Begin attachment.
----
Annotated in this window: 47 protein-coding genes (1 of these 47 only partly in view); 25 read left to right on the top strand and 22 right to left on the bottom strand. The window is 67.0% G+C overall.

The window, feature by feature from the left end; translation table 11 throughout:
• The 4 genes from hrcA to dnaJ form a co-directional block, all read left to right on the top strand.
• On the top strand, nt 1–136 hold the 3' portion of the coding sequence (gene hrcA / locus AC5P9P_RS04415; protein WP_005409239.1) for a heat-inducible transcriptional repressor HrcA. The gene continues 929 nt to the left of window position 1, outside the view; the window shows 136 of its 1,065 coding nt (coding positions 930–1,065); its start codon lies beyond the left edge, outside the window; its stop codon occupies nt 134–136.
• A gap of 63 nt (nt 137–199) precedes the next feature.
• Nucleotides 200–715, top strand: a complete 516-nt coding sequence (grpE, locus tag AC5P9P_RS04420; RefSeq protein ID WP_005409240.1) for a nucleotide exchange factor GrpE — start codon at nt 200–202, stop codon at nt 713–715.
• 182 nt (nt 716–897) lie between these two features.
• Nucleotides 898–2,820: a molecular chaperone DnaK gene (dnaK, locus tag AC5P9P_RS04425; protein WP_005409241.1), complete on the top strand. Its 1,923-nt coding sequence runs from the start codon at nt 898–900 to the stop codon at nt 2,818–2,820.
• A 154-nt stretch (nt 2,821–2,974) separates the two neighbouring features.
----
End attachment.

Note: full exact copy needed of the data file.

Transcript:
Annotated in this window: 47 protein-coding genes (1 of these 47 only partly in view); 25 read left to right on the top strand and 22 right to left on the bottom strand. The window is 67.0% G+C overall.

The window, feature by feature from the left end; translation table 11 throughout:
• The 4 genes from hrcA to dnaJ form a co-directional block, all read left to right on the top strand.
• On the top strand, nt 1–136 hold the 3' portion of the coding sequence (gene hrcA / locus AC5P9P_RS04415; protein WP_005409239.1) for a heat-inducible transcriptional repressor HrcA. The gene continues 929 nt to the left of window position 1, outside the view; the window shows 136 of its 1,065 coding nt (coding positions 930–1,065); its start codon lies beyond the left edge, outside the window; its stop codon occupies nt 134–136.
• A gap of 63 nt (nt 137–199) precedes the next feature.
• Nucleotides 200–715, top strand: a complete 516-nt coding sequence (grpE, locus tag AC5P9P_RS04420; RefSeq protein ID WP_005409240.1) for a nucleotide exchange factor GrpE — start codon at nt 200–202, stop codon at nt 713–715.
• 182 nt (nt 716–897) lie between these two features.
• Nucleotides 898–2,820: a molecular chaperone DnaK gene (dnaK, locus tag AC5P9P_RS04425; protein WP_005409241.1), complete on the top strand. Its 1,923-nt coding sequence runs from the start codon at nt 898–900 to the stop codon at nt 2,818–2,820.
• A 154-nt stretch (nt 2,821–2,974) separates the two neighbouring features.